The Guest Column

5th January 1997

Kofi Annan facing challenges of reforms

by Stanley Kalpage

There was general and heartfelt jubilation in the UN Secretariat. The champagne that flowed when Kofi Annan's election was announced symbolised a genuine sense of relief that there is new leadership at the United Nations. Kofi Annan is the first black African to become secretary-general from sub-Saharan Africa and has been widely hailed as the most popular executive in the United Nations today.

Fifty-eight-year old Kofi Annan of Ghana, a career diplomat, was unanimously elected by the UN Security Council to lead the United Nations into the 21st century. France withdrew her initial veto when the other African nations in the Council, including Egypt, rallied behind Kofi Annan. Boutros Boutros-Ghali then bowed out after a five-year term without achieving the second term that he had hoped for. Many would agree with President Clinton who exulted: "I knew this would be a controversial decision, but it was the right thing to do."

Financial crunch

While his staff rejoiced, Annan was reported to be "an oasis of calm-smiling, shaking hands and posing for photos." With expectations high that he would reform the United Nations to meet the challenges of the next millennium and would also solve its financial problems, Annan would need all the patience and aplomb that he is already credited with.

As an insider who has served under secretaries general Thant, Waldheim, de Cuellar and Boutros-Ghali, Annan knows only too well that reform and cost-cutting would depend not so much on the secretary-general but on the commitment and political will of the 185 member states of the UN and especially of the more powerful of them. No reform could be effected without the concurrence of the five permanent members.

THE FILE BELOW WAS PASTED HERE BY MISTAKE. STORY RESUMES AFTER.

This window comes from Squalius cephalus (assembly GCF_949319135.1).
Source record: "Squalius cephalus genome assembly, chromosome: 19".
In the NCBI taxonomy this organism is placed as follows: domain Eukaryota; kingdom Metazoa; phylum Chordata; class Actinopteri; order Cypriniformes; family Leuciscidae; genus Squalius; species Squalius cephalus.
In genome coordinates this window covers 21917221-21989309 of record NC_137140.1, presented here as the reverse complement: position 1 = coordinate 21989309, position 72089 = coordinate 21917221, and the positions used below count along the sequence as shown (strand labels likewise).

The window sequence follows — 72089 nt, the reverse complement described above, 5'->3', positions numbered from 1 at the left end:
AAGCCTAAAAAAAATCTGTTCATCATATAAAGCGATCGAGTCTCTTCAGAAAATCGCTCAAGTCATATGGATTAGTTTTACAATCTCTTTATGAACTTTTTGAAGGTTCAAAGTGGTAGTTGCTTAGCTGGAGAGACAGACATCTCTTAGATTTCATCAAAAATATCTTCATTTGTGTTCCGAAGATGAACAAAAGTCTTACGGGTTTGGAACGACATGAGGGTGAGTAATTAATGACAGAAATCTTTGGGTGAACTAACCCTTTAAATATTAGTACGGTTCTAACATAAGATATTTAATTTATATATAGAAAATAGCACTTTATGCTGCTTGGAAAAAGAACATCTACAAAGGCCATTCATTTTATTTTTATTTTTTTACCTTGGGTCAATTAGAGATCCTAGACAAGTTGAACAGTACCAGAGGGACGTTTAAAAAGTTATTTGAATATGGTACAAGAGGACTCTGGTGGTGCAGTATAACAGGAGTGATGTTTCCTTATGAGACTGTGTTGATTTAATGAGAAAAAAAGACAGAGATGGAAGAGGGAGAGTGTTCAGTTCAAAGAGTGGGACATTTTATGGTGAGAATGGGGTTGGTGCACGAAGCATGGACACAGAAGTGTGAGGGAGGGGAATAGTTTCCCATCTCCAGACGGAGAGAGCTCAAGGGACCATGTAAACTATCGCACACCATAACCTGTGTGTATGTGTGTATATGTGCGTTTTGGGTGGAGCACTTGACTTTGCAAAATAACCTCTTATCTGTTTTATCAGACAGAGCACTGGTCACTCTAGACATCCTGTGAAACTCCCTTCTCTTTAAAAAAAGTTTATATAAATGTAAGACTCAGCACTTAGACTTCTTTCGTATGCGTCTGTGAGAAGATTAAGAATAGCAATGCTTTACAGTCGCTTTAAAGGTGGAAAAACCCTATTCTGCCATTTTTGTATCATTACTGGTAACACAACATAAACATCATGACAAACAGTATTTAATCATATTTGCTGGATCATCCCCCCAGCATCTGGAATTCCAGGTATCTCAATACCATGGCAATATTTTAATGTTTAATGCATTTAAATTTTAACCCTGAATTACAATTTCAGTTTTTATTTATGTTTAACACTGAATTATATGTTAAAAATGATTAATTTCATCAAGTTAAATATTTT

Unpaid assessments as of 31 July 1996 exceeded US $3 billion. The US and Russia are the UN's most prominent debtors; the US owes the UN as much as US $1.5 billion. If the US and its one-time co-super power pay their debts in full and immediately, Kofi An-nan could make a good start in leading the world organization to an adequate financial base. Kofi Annan has many friends in the US political establishment, not the least of them the new secretary of state, Madeleine Albright who tried to get the US to pay up its debts during her stint as US ambassador at the UN. She may have more clout now.

UN reform

The UN Charter has endured for fifty years and its principles and purposes need no revision for the next half century. But the vastly changed circumstances in which the UN will be operating require modifications in the organisation's structure and in its operational practices.

UN reform has stalled for the most part because of an unwillingness on the part of the western powers to realize that the world has changed unrecognisably since the end of World War II. Any restructuring of the Security Council must recognize that fact. In re-vitalising the General Assembly to make it more than an unwieldy debating society, the five permanent members of the Security Council must be willing to allow the Assembly to assume at least the powers conferred on it by the Charter. They must recognise the primacy of the General Assembly as the only body with a universal membership among the principal organs of the organisation.

There have been enough and more deliberations both in-house and outside on how the UN should be reformed. Numerous bodies and groups have made recommendations. Now is the time for decision. And these have to be collective decisions of member states, with the concurrence of the permanent five. Kofi Annan can use his diplomatic skills to urge member states to agree on more result-oriented procedures than the perfunctory meetings of open-ended working groups attended by relatively minor officials.